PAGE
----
I ended up getting my blood drawn and getting home in time for work with about 20 minutes to spare. That’s enough time to start my work day right, but not enough to get my exercise in, and not enough to make a stop or two on the way home. I brought a film and a digital camera with me for the ride, just in case I might be able to grab a couple of shots of the Merrimack River in Lowell. Nope. Not this time.
It was okay though (get ready, I am about to sound like I know what I am talking about when clearly I do not and thus will just sound like a pompous asshole… ready? Hear it comes!), the sky was overcast and the light was blah and crummy. I want to see the sun on the water when I shoot the river, ya know? (See? Pompous asshole!)
I’ll get my 30 minutes of exercise in during lunch today. No problem (he said while really hoping there wouldn’t be a problem).
It took me 40 minutes to get through registration. Now I’m in line at the lab itself. If they don’t see me by 8:30 I’ll have to walk out. I figured getting here around 7:00am on a Friday would have gotten me in and out quick. Color me wrong. This is taking forever.
My next doctor’s appointment is Monday afternoon. This morning I realized that I had completely forgotten that I need to have blood work done before the appointment. Idiot. I logged in to my patient portal and found the orders waiting for me to bring them somewhere. Idiot.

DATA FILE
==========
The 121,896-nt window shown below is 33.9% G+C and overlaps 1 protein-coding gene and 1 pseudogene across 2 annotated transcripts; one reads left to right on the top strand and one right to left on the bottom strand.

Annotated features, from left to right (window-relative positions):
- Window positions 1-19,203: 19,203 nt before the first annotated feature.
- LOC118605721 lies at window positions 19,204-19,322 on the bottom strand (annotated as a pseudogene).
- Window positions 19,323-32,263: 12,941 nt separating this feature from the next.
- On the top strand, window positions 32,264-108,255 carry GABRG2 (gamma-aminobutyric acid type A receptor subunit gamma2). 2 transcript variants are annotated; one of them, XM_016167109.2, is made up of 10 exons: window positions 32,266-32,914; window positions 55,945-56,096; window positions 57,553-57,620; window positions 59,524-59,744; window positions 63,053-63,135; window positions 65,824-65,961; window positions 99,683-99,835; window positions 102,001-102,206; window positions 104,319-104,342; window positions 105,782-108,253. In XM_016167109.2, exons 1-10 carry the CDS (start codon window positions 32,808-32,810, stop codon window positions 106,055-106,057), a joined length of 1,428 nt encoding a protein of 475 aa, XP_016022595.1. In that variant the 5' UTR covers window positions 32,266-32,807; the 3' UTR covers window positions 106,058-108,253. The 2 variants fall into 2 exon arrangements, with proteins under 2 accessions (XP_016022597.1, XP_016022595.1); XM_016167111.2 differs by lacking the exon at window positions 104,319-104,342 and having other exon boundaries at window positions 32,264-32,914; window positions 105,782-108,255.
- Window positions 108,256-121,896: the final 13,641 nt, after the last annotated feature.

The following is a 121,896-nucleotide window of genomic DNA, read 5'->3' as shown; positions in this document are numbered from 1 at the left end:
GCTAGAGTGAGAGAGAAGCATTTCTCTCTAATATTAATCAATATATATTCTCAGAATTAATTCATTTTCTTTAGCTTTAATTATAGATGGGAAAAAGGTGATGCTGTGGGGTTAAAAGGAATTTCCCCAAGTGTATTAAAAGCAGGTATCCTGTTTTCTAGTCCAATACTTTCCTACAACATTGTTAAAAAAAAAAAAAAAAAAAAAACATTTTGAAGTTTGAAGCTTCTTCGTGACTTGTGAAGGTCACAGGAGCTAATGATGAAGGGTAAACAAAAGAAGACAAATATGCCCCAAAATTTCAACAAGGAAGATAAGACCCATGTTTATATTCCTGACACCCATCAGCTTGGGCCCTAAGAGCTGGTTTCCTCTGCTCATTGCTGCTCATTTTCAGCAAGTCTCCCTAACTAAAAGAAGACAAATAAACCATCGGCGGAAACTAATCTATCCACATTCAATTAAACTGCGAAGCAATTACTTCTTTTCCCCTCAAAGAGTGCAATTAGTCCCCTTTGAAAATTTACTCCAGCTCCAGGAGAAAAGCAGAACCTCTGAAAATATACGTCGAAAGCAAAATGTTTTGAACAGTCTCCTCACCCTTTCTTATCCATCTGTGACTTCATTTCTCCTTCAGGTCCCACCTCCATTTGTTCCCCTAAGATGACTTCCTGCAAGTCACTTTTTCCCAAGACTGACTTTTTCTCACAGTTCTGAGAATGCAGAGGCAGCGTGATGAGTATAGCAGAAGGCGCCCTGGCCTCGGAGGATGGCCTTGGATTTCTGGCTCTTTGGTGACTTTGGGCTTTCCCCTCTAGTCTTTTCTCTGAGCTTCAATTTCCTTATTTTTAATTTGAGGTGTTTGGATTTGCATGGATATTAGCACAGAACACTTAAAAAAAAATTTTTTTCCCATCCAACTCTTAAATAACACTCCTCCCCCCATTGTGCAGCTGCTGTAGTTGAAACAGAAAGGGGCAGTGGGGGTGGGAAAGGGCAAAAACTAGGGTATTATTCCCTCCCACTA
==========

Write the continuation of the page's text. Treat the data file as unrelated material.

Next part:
I called the clinic to find out where I can go to get the labs done. They said go to the hospital’s main campus. Okay, I can do that. I was thinking to myself that if they open at 8:00am I can probably get in and out quick enough to not be late for work. I gave the hospital a call to find out what time they open, hoping for something earlier than 8:00. They open at 5:30am. Yeah, I think I can squeeze that in before work.
I will be heading over to the hospital for the next step in the weight loss surgery process. Today it’s just blood work, an abdomen ultrasound and an upper GI x-ray. It’s times like this that my job and my home life sort of high five each other. The application I work on covers hospital imaging departments. I haven’t a clue what the machines are called or how they work or anything like that, but when the technologists enter the information into the computer, I know what everything looks like under the covers. Of course the hospital I am working with is not one of our customers so I like to watch staff enter data to see if they get as frustrated as I’ve heard my software’s users get. (*)
I’ll be leaving in five minutes. I have the order sheet. I have a mask. I haven’t had any food or drink since last night at 9:30. I have nothing to be nervous about with this step, and yet I am nervous. I need to grow a pair.